NEW ORLEANS, LA (WVUE) - Mayor Latoya Cantrell wants to reduce crime through what she calls a holistic approach, and she talked to FOX 8 News recently about working to set benchmarks for NOPD Supt. Michael Harrison, whom she retained from the previous mayor's administration.
FOX 8 asked Cantrell about some of the specific benchmarks she has relating to the crime fight.
"Well, one is staying on the projectory and the path to hire more police officers...In addition to that, it is really wanting to align more community policing with where crime is occurring, so I meet with the police chief several times a week. I get my updates every morning," she said.
Former Mayor Marc Morial brought in out-of-towner Richard Pennington to be his police chief. From the start, Pennington pledged to cut the city's murder rate in half or he would resign.
"Within the first 10 minutes of his introduction speech, he was talking about the benchmarks for himself. One of which was to reduce the homicide rate," said Rafael Goyeneche with the Metropolitan Crime Commission.
FOX 8 News asked Cantrell if there are any such benchmarks for Harrison.
"Well you know, there is one that is being created, one getting a sense of the scope of crime and where it's happening in the city. We're seeing now that the homicide is mirroring where we were last year," said Cantrell.
An NOPD spokesman in a written communication said shootings in the city are down by 30 percent year-to-date.
Still, Cantrell said during the interview in her City Hall office that shootings, burglaries and armed robberies are a big concern for her.
Cantrell was asked if she envisioned down the line having a serious conversation with her police chief if gun violence is not reduced by a certain percentage.
"Absolutely, that is something that is definitely in the works and can happen if we continue to see an uptick absolutely. If I am feeling confident in the mitigation measures, then I will of course continue to stand by the chief. All of the officers who are working very hard, but also trying to push other city departments to address issues in neighborhoods that have a direct influence on crime in particular areas, so whether that is lighting, blighted properties," said Mayor Cantrell.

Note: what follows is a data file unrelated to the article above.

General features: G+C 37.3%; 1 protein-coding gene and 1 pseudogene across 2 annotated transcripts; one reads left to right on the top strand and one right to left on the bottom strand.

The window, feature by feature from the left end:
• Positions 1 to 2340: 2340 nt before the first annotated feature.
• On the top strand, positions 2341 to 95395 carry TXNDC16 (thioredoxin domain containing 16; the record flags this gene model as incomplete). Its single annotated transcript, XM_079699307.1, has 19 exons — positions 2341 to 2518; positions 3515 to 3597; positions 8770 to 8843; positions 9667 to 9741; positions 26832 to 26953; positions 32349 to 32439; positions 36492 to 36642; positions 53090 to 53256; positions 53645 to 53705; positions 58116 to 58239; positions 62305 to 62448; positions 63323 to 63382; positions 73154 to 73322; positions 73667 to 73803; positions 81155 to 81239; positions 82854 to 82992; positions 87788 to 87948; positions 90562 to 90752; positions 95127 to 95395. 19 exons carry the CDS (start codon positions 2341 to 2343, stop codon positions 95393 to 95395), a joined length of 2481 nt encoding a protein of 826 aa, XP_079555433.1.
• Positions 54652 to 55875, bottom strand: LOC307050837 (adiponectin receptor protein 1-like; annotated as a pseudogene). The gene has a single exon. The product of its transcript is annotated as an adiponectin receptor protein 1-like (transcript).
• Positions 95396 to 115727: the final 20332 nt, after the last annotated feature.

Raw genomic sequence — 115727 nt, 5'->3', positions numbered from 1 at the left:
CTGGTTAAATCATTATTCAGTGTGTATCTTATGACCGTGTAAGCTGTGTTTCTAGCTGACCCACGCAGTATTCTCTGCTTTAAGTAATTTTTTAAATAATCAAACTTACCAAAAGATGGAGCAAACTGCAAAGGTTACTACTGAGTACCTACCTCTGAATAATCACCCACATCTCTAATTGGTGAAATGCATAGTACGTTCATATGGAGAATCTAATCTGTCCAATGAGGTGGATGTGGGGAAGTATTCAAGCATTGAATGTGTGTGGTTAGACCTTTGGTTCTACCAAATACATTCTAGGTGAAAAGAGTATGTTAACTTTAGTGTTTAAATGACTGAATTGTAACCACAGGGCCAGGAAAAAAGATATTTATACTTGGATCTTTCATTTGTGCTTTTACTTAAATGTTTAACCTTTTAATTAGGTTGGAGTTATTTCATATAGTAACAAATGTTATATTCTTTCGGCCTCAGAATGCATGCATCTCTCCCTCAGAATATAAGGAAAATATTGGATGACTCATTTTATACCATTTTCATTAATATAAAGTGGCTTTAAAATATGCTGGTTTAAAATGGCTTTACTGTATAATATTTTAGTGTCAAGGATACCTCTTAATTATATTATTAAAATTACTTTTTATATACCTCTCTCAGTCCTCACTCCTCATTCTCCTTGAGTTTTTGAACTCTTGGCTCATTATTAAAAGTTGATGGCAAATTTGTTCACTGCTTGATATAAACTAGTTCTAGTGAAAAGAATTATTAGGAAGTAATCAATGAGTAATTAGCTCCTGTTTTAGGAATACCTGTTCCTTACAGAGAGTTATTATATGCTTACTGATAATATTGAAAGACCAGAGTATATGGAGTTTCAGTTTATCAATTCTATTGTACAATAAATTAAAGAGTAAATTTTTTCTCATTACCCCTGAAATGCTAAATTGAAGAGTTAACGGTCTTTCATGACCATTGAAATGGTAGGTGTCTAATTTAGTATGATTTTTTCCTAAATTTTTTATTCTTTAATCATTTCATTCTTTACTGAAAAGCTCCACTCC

Goyeneche agrees that having benchmarks for recruitment and hiring is warranted.
"We're down about 500 officers. Last year we finished the year slightly in the red," said Goyeneche.
And Goyeneche said citizens want improvement in the violent crime problem.
"I think another metric that will be included in any benchmarks for the police department is going to be the violent crime rate," he said.
Areas Goyeneche said police chiefs around the country self-identify.
"And it's already a priority list, but I think that in a situation where a new mayor comes in and she has retained the old chief I think that she is going to want to make sure that the new chief and her are a good fit," he said.
Goyeneche said benchmarks related to the time it takes for officers to respond to calls should be a part of the equation, as well.
"The response times, when someone dials 911 how long do they have to wait for a police officer to arrive," said Goyeneche.
Cantrell said she would work to address all factors related to the crime problem.
"What is a priority for me outside of NOPD is working with the Youth Study Center that is where our juveniles go. They have been pretty much in a holding pattern, being at full capacity and so really taking a deeper-dive, working with these youths, working with the judges as well as families. That's where our focus is right now," said the mayor.